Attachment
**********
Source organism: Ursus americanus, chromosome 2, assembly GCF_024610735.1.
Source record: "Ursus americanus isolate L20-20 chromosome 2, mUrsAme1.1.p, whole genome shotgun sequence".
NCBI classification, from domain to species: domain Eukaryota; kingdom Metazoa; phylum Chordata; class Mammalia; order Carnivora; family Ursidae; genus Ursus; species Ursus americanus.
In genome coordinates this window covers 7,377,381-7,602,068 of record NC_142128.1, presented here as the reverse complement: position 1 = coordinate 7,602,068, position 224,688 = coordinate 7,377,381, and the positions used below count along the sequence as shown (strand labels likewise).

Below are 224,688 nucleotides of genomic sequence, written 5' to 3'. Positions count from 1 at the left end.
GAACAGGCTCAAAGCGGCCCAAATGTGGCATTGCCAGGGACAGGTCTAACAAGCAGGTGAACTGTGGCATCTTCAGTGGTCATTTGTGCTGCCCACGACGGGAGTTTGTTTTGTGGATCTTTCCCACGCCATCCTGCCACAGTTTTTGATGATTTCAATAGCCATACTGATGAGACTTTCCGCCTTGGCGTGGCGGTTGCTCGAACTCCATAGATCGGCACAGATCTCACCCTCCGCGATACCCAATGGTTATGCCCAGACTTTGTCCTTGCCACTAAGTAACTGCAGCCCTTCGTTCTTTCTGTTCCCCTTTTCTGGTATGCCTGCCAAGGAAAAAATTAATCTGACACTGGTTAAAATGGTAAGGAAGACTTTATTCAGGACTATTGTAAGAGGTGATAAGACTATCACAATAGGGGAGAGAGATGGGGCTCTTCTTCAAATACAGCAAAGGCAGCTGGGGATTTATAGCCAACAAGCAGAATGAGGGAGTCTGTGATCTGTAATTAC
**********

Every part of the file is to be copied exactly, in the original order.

Source organism: Ursus americanus, chromosome 2, assembly GCF_024610735.1.
Source record: "Ursus americanus isolate L20-20 chromosome 2, mUrsAme1.1.p, whole genome shotgun sequence".
NCBI classification, from domain to species: domain Eukaryota; kingdom Metazoa; phylum Chordata; class Mammalia; order Carnivora; family Ursidae; genus Ursus; species Ursus americanus.
In genome coordinates this window covers 7,377,381-7,602,068 of record NC_142128.1, presented here as the reverse complement: position 1 = coordinate 7,602,068, position 224,688 = coordinate 7,377,381, and the positions used below count along the sequence as shown (strand labels likewise).

Below are 224,688 nucleotides of genomic sequence, written 5' to 3'. Positions count from 1 at the left end.
GAACAGGCTCAAAGCGGCCCAAATGTGGCATTGCCAGGGACAGGTCTAACAAGCAGGTGAACTGTGGCATCTTCAGTGGTCATTTGTGCTGCCCACGACGGGAGTTTGTTTTGTGGATCTTTCCCACGCCATCCTGCCACAGTTTTTGATGATTTCAATAGCCATACTGATGAGACTTTCCGCCTTGGCGTGGCGGTTGCTCGAACTCCATAGATCGGCACAGATCTCACCCTCCGCGATACCCAATGGTTATGCCCAGACTTTGTCCTTGCCACTAAGTAACTGCAGCCCTTCGTTCTTTCTGTTCCCCTTTTCTGGTATGCCTGCCAAGGAAAAAATTAATCTGACACTGGTTAAAATGGTAAGGAAGACTTTATTCAGGACTATTGTAAGAGGTGATAAGACTATCACAATAGGGGAGAGAGATGGGGCTCTTCTTCAAATACAGCAAAGGCAGCTGGGGATTTATAGCCAACAAGCAGAATGAGGGAGTCTGTGATCTGTAATTAC